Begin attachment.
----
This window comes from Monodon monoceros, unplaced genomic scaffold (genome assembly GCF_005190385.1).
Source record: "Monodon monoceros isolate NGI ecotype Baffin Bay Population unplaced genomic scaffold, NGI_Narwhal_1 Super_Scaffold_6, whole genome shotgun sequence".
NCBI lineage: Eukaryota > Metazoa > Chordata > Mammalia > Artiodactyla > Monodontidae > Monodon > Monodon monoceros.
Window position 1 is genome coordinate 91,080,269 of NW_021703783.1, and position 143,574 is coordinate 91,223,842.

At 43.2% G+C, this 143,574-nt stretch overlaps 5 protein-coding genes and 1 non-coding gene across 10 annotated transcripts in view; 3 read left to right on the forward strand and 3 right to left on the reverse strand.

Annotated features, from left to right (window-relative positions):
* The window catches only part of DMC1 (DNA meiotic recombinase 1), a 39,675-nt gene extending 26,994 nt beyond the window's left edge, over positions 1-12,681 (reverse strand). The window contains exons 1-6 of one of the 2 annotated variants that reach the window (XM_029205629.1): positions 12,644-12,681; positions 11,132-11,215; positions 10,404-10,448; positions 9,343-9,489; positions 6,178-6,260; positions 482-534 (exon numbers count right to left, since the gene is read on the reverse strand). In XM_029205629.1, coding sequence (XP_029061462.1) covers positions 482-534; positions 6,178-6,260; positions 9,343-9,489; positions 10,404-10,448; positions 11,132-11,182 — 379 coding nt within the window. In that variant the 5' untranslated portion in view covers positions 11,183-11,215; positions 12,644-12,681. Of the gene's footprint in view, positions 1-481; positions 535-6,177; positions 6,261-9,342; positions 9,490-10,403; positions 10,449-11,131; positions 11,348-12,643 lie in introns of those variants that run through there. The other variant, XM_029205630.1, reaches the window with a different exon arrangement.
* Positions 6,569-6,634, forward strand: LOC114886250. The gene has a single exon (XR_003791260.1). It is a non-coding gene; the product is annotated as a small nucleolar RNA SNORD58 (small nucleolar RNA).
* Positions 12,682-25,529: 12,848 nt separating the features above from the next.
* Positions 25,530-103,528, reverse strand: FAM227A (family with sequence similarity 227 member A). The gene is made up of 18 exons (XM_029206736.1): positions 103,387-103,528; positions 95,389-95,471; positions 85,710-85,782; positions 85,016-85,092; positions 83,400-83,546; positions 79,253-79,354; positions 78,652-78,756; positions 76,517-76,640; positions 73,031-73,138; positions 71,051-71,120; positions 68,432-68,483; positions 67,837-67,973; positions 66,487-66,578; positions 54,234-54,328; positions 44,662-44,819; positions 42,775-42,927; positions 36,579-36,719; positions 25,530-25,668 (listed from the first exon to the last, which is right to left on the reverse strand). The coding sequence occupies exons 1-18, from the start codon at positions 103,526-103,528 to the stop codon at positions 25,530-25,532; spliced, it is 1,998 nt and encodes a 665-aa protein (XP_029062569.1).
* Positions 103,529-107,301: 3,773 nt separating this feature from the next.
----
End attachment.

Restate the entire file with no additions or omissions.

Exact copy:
This window comes from Monodon monoceros, unplaced genomic scaffold (genome assembly GCF_005190385.1).
Source record: "Monodon monoceros isolate NGI ecotype Baffin Bay Population unplaced genomic scaffold, NGI_Narwhal_1 Super_Scaffold_6, whole genome shotgun sequence".
NCBI lineage: Eukaryota > Metazoa > Chordata > Mammalia > Artiodactyla > Monodontidae > Monodon > Monodon monoceros.
Window position 1 is genome coordinate 91,080,269 of NW_021703783.1, and position 143,574 is coordinate 91,223,842.

At 43.2% G+C, this 143,574-nt stretch overlaps 5 protein-coding genes and 1 non-coding gene across 10 annotated transcripts in view; 3 read left to right on the forward strand and 3 right to left on the reverse strand.

Annotated features, from left to right (window-relative positions):
* The window catches only part of DMC1 (DNA meiotic recombinase 1), a 39,675-nt gene extending 26,994 nt beyond the window's left edge, over positions 1-12,681 (reverse strand). The window contains exons 1-6 of one of the 2 annotated variants that reach the window (XM_029205629.1): positions 12,644-12,681; positions 11,132-11,215; positions 10,404-10,448; positions 9,343-9,489; positions 6,178-6,260; positions 482-534 (exon numbers count right to left, since the gene is read on the reverse strand). In XM_029205629.1, coding sequence (XP_029061462.1) covers positions 482-534; positions 6,178-6,260; positions 9,343-9,489; positions 10,404-10,448; positions 11,132-11,182 — 379 coding nt within the window. In that variant the 5' untranslated portion in view covers positions 11,183-11,215; positions 12,644-12,681. Of the gene's footprint in view, positions 1-481; positions 535-6,177; positions 6,261-9,342; positions 9,490-10,403; positions 10,449-11,131; positions 11,348-12,643 lie in introns of those variants that run through there. The other variant, XM_029205630.1, reaches the window with a different exon arrangement.
* Positions 6,569-6,634, forward strand: LOC114886250. The gene has a single exon (XR_003791260.1). It is a non-coding gene; the product is annotated as a small nucleolar RNA SNORD58 (small nucleolar RNA).
* Positions 12,682-25,529: 12,848 nt separating the features above from the next.
* Positions 25,530-103,528, reverse strand: FAM227A (family with sequence similarity 227 member A). The gene is made up of 18 exons (XM_029206736.1): positions 103,387-103,528; positions 95,389-95,471; positions 85,710-85,782; positions 85,016-85,092; positions 83,400-83,546; positions 79,253-79,354; positions 78,652-78,756; positions 76,517-76,640; positions 73,031-73,138; positions 71,051-71,120; positions 68,432-68,483; positions 67,837-67,973; positions 66,487-66,578; positions 54,234-54,328; positions 44,662-44,819; positions 42,775-42,927; positions 36,579-36,719; positions 25,530-25,668 (listed from the first exon to the last, which is right to left on the reverse strand). The coding sequence occupies exons 1-18, from the start codon at positions 103,526-103,528 to the stop codon at positions 25,530-25,532; spliced, it is 1,998 nt and encodes a 665-aa protein (XP_029062569.1).
* Positions 103,529-107,301: 3,773 nt separating this feature from the next.